About

Skagway, Alaska is surely one of the most charming gold rush boom towns in the world.

In 1897, a gold rush to the far reaches of the Klondike kicked off, and legions of determined adventurers would find themselves destined to pass through this remote corner of the world, on their way further north to the gold fields.

In its day, Skagway’s streets have witnessed all of the riveting drama, crimes, struggles and joys of those who once passed through. Today, it still attracts many visitors, who come to see the well-preserved historic gold-rush era buildings.

My name is Marlene and I do research on the Gold Rush in Skagway and the Yukon.

Continue through to find tales of ghosts that inhabit buildings; famous people who passed through; murders only recently uncovered; missing persons; shipwrecks; avalanches; merchants; lovers; orphans and lost souls.

These are their stories.

If you have a story you can contribute, especially letters from the stampeders of the Klondike Gold Rush, or even material from other periods of Skagway’s history, don’t hesitate to contact me at marlene.w.mcc@gmail.com

5 Replies to “About”

  1. Hi, I’m looking for a famous photo of undelivered mail stuck in Alaska, going into the Yukon. It shows a short shed, with one massive skid of mail, 3/4 of it rotted and wet with mud. Do you know where I could get a copy of that? In trying to explain Dominion Day crowds in Dawson, people don’t get the concept of no counter on which to sort mail, no mailboxes, miners moved form one creek to another, so mail would have to chase them, or perhaps didn’t. Thanks.

  2. Hello, Marlene:

    I am a writer who is also fascinated by the history of Skagway. While on a cruise ship, I attended a lecture on the early history of Skagway and asked the lecturer if he knew anything about Jewish pioneers in Skagway. He did not and was not aware of any Jewish history in town. I believe there was a Jewish pioneer population in Dawson, but do you know anything about Jewish pioneers in Skagway? Thank you.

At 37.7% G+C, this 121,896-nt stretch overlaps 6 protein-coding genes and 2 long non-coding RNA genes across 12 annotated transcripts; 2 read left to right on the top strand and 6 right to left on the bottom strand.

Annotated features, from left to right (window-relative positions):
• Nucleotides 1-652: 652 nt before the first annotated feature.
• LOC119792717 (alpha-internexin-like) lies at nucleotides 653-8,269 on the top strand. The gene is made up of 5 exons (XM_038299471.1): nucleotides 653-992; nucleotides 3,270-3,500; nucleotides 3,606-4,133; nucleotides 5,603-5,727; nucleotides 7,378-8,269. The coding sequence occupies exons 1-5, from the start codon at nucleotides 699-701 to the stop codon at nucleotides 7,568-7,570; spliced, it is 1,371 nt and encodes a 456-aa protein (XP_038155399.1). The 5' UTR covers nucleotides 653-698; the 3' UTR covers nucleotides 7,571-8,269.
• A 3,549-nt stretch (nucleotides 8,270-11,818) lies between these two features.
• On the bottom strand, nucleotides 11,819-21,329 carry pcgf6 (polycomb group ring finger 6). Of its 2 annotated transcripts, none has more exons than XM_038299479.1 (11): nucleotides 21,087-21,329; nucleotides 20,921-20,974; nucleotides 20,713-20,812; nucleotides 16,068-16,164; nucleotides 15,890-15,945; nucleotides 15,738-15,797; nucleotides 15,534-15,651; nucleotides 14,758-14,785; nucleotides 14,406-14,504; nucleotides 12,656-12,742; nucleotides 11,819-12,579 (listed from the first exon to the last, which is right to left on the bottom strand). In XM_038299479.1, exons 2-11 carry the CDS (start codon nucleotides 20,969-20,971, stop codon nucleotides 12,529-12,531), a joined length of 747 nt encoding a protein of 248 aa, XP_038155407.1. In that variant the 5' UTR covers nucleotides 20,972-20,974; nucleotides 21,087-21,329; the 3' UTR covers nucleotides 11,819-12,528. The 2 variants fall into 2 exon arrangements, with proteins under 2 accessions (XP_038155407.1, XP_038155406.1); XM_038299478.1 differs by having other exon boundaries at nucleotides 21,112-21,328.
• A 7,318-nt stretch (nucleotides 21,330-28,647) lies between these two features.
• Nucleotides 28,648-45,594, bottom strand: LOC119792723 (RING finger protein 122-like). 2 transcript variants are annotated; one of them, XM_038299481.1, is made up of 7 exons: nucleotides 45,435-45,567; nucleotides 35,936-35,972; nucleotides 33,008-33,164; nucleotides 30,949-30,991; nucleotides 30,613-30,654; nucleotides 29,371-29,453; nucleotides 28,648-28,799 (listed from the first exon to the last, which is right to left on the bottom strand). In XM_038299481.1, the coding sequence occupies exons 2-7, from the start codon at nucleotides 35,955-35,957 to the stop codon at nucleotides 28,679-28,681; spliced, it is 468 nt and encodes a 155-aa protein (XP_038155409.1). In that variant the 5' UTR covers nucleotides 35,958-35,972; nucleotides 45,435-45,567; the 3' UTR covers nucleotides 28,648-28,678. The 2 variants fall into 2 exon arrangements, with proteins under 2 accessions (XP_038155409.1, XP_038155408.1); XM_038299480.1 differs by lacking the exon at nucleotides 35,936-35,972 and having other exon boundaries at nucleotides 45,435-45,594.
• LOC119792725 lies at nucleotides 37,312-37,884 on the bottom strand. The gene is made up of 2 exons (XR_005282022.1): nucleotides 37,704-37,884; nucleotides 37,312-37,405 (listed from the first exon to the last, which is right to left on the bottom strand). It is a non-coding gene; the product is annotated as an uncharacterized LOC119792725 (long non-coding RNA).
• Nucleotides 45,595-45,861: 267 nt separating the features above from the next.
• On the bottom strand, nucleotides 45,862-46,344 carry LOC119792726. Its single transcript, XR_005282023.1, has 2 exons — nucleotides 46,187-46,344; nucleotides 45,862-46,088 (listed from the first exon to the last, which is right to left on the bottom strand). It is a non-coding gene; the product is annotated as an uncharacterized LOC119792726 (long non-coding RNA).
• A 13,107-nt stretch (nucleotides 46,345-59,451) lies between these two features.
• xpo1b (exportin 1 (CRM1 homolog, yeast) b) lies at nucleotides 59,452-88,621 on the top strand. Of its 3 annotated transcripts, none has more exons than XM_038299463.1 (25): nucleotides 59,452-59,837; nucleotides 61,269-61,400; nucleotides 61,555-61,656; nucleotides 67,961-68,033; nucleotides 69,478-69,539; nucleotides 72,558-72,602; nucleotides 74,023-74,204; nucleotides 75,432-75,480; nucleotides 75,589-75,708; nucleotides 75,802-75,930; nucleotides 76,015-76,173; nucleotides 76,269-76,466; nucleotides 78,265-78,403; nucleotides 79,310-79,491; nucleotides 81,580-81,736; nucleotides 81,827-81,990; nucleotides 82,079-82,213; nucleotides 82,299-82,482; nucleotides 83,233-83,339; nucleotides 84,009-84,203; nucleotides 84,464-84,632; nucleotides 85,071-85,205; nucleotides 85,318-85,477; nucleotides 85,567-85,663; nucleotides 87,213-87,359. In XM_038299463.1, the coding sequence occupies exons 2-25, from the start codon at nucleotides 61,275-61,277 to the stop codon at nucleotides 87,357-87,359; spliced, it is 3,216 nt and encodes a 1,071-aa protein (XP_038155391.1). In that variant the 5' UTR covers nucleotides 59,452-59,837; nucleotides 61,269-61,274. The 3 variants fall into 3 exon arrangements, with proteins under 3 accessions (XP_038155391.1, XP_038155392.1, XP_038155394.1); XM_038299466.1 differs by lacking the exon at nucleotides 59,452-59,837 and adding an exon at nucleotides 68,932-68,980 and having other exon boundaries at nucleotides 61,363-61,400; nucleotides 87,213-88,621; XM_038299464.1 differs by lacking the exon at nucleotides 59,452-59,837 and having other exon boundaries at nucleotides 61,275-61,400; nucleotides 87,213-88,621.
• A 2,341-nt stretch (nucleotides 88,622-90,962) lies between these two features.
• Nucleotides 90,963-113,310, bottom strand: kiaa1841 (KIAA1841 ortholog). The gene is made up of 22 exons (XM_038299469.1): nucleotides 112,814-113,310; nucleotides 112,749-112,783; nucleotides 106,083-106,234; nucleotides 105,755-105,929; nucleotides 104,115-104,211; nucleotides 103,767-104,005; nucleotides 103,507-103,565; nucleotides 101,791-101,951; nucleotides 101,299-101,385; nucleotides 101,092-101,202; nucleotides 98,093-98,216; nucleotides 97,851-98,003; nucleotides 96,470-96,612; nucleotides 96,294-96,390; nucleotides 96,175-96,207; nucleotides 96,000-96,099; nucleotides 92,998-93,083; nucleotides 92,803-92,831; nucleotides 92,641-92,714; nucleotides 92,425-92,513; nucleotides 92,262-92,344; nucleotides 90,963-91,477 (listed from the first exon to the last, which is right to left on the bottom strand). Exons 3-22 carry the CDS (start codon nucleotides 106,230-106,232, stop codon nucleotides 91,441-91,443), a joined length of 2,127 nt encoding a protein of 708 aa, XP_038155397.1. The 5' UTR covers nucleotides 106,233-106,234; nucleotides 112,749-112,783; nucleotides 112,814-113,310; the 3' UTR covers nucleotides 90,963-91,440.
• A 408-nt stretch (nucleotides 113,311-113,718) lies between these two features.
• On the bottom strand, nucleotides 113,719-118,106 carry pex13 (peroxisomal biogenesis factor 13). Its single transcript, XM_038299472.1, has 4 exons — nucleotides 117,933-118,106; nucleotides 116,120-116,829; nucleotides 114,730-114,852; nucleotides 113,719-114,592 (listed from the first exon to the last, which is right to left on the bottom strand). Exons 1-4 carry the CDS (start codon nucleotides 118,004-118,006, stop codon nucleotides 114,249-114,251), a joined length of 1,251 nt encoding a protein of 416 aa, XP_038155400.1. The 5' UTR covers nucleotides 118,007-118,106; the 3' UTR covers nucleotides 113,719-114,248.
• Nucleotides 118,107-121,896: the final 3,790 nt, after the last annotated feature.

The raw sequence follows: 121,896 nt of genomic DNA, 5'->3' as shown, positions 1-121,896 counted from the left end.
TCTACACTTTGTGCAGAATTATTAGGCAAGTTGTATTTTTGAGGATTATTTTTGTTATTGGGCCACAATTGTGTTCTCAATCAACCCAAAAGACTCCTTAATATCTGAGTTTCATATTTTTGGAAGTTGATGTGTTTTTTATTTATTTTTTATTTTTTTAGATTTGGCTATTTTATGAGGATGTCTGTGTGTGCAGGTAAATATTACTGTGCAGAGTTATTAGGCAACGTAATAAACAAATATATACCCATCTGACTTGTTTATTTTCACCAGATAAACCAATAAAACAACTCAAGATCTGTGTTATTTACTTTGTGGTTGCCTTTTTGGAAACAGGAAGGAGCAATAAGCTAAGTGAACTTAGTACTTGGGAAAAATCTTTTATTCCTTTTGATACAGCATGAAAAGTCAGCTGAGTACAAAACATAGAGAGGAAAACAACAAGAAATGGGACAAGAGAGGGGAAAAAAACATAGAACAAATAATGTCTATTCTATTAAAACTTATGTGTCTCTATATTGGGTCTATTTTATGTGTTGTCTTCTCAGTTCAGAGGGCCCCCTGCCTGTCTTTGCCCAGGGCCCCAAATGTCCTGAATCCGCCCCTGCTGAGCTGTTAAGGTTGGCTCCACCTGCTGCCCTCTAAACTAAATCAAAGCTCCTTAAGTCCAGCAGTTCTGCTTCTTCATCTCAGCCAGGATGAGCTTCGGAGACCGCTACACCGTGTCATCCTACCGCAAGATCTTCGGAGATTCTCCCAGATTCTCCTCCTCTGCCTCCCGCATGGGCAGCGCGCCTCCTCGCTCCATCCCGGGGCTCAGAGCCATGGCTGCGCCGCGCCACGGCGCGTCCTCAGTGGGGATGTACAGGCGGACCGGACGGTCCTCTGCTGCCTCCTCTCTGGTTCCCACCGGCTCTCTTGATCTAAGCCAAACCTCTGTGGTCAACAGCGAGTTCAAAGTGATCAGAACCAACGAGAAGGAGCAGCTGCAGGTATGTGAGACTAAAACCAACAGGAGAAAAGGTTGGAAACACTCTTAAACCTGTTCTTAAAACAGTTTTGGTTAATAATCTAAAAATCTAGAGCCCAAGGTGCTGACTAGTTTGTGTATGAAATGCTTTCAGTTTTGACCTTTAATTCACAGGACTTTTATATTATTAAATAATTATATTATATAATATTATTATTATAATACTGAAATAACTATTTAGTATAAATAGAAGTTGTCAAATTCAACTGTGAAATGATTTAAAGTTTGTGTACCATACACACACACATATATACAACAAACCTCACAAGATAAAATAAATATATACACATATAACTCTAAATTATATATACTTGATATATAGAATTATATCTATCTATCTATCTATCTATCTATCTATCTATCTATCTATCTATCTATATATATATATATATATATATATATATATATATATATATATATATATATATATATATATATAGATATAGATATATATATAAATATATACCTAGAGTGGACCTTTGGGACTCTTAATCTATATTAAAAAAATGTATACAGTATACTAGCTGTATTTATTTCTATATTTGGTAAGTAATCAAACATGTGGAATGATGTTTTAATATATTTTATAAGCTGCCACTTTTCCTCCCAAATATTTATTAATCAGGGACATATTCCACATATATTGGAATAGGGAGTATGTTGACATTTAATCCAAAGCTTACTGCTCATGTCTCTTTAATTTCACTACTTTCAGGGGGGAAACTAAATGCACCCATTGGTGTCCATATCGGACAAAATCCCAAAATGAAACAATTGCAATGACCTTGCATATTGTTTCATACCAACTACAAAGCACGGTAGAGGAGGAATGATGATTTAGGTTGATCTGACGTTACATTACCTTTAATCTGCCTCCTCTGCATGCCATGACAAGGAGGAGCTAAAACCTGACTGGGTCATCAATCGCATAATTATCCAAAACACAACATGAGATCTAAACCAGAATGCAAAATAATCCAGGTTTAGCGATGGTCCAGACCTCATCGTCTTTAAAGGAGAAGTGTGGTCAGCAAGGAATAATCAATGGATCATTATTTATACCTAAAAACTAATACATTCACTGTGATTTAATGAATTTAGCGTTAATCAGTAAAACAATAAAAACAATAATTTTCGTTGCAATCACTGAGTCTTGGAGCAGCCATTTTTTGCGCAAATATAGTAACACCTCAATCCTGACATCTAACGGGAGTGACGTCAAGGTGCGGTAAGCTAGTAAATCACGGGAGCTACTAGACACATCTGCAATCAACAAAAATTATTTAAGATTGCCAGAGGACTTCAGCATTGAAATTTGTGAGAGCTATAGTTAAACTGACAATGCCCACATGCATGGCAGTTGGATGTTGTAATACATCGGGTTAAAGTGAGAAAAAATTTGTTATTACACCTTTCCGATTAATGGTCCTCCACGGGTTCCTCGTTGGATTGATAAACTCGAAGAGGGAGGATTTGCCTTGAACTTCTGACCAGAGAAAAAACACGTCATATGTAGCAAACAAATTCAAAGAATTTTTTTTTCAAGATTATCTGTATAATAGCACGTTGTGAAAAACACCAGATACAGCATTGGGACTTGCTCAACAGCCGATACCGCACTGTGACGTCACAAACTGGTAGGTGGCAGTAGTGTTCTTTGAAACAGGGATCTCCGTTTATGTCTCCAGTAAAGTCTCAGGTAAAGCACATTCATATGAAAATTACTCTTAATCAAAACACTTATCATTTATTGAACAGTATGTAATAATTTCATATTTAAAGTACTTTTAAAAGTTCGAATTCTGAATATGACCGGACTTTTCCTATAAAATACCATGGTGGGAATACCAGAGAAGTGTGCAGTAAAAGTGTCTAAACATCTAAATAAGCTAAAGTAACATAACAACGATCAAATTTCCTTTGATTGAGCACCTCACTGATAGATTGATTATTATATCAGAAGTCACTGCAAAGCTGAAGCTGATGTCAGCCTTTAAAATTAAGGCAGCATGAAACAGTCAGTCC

3. I am looking for clues on my great grandfather, Albert Martin Nicholas, who went to the Yukon looking for gold. He never returned, his family lived in Liverpool, England. Are there any documents or lists of casualties from that time?

  4. According to family lore and a few pieces of evidence, my gr-grandmother, Margaret/Maggie Elizabeth (Best, Lindstrom, Boone, Dillon) moved to Skagway sometime around 1900 with her husband, Willis D. Boone, their two young sons, Willis Valentine & Arthur D. Boone as well as her youngest daughter, Rose. She worked as a “laundress” at the Golden North Hotel. There are many photos of the rooms at the Golden North in family records taken ca 1912. Not long after 1904, Willis applied for Civil War Veteran’s disability and shipped out to a veteran’s hospital in Malibu, Los Angeles County, California where he died in 1922. In the interim, Maggie became involved with George Dillon likely after the death of his wife. George died in 1922. When she returned to the Bellingham area in Washington State, she was known as Grandma Dillon. The name on her grave is Margaret Dillon. I’ve seen no public evidence of her name in relation to Dillon. The question arises, among many, as to whether she was widowed by Boone or by Dillon. Her son, Arthur, was responsible for her final arrangements but was not clear on her history – and obviously, she had a history! From Skagway, both of her sons enlisted and fought in Europe in WWI. Valentine was severely disabled from a mustard gas attack and spent the rest of his life in veteran’s facilities in Washington State. Arthur returned, married and worked at his mother’s chicken farm outside of Ferndale, WA. Known for his erratic behavior he likely suffered PTSD. After graduating from Bellingham Normal School, my grandmother went to Skagway and worked at the Golden North with her mother and youngest sister. This is where her father, John Lindstrom, a miner, introduced her to her husband-to-be, John Engstrom, a fisherman/whaler out of Wrangell. Engstrom’s youngest brother, Adolph Engstrom owned a store there. John Lindstrom had sailed to Skagway from Seattle in 1897 seeking his fortune. He would eventually end up going after gold in the sands of Nome and from there went south to the northern California gold fields and on to mines in Nevada. His & Maggie’s children were farmed out as child labor in private homes and, in the case of their youngest son, to the mills, while they both sought their fortunes in the gold fields.

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